This editorial first appeared on May 30, 2018.
Every day could be Memorial Day, but the last Monday in May is set aside as a day of reflection and remembrance of those who gave the ultimate sacrifice in service to country.
On Monday, a grateful nation paused to honor those who didn't come home — or if they did it was in a flag-draped casket.
In ceremonies on town squares, at Arlington National Cemetery, at major league ballparks, at family picnics or in quiet reflection, the dead were again memorialized.
“Sacrifice is meaningless without remembrance,” former Circuit Judge Vernon Cotten said at a ceremony here a few years ago.
“America’s collective consciousness demands that all citizens be aware of and recall on special occasions the deaths of their fellow countrymen during war time,” he said.
“Far too often the nation as a whole takes for granted the freedoms all Americans enjoy. Those freedoms were paid for with the lives of others few of us actually knew.”
Cotten quoted Abraham Lincoln when he said: “From these honored dead we take increased devotion to that cause for which they gave the last full measure of devotion; that we here highly resolve that these dead shall not have died in vain.”
Carved into granite at the cemetery in France where 5,076 Americans are buried — most of whom died in the Battle of the Bulge — are Gen. Dwight D. Eisenhower's words:
“All who shall hereafter live in freedom will be here reminded that to these men and their comrades we owe a debt to be paid with grateful remembrance of their sacrifice and with the high resolve that the cause for which they died shall live eternally.”
It doesn't seem that long ago how our whole town turned out and lined the streets waving American flags as funeral processions for Joshua Ladd and later Matthew Stovall — both of whom died early in the Iraq war — passed.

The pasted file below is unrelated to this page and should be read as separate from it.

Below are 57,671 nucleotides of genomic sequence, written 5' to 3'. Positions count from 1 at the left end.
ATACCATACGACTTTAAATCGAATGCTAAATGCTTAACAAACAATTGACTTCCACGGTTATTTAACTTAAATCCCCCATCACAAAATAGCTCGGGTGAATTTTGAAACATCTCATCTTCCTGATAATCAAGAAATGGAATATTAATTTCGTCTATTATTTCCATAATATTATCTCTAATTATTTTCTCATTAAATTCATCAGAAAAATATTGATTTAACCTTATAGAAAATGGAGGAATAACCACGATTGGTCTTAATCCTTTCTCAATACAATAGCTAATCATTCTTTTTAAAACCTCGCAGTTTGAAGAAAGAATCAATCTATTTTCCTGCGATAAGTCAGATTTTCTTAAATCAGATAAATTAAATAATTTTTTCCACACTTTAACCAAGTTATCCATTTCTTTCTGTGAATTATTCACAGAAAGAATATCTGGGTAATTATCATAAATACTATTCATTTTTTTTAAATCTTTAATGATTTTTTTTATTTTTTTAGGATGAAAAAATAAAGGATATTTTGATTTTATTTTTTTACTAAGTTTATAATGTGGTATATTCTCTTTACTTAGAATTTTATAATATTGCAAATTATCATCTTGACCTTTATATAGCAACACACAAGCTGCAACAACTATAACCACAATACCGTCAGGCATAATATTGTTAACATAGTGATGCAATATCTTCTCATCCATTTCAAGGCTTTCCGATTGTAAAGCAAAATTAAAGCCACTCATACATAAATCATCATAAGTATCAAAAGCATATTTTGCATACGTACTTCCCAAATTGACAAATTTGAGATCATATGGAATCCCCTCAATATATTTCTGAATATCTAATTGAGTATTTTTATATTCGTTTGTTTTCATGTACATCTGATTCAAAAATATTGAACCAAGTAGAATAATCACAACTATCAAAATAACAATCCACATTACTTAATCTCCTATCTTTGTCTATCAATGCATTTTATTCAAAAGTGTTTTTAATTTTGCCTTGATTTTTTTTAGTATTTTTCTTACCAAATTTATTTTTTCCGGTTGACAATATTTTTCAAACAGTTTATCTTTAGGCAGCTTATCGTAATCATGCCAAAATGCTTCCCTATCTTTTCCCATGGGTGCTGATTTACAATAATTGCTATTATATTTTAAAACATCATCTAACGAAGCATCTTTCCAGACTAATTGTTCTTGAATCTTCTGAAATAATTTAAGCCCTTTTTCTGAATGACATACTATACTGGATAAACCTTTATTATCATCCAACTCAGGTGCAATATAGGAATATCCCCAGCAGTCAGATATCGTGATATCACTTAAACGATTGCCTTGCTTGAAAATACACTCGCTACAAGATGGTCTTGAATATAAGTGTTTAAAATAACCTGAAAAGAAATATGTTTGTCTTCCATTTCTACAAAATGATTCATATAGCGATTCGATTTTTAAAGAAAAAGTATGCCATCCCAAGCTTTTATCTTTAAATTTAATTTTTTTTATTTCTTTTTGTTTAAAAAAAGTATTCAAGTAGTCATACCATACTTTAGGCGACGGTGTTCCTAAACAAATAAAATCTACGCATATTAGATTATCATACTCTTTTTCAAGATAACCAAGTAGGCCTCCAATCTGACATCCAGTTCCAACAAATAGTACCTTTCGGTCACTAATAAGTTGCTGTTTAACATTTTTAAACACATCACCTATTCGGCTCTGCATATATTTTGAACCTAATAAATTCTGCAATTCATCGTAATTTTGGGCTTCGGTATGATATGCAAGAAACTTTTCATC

Sgt. Joshua S. Ladd was killed May 1, 2004, in Iraq. He was 20. He was an eager young man willing to serve a county he believed in.
Second Lt. Matthew Ryan Stovall died Aug. 22, 2004, in Mosul, Iraq. He was 25.
A soldier under Stovall’s command wrote to his family not long after reflecting on his outstanding leadership in the hellish outpost of Iraq as a platoon leader who was very much in demand: “The easiest way I found to locate him was to follow the sound of laughter and trail of smiling people, and there, in the center of a group of people joking and laughing, would be lieutenant wearing a grin.”
At Arlington National Cemetery on Monday, President Trump honored the wife and 7-year-old son of a fallen Marine. The President met the boy last year and they walked — the kid in full Marine dress — among the grave markers to his father’s burial place in a touching moment that captured the nation.
“Last year at Arlington Cemetery, I met a young boy named Christian Jacobs. He was special,” Trump said. “He was standing fully in a uniform. His father was a great man to him and he was a great man to me. And Christian was standing over his father's grave, saluting. It was something I'll never forget.”
“It was a moment I will always remember. Christian, I want you to know that even though your father has left this world, he’s left it for the next. He’s not gone, he’ll never be gone. Your dad’s love, courage, and strength live in you, Christian, and as you grow bigger and stronger, just like him, so, too, does your father’s incredible legacy. So thank you both. That’s so beautiful. Thank you.”
President Trump said to Gold Star mothers everywhere, “May we never, ever forget our honored war dead and their sacrifices.”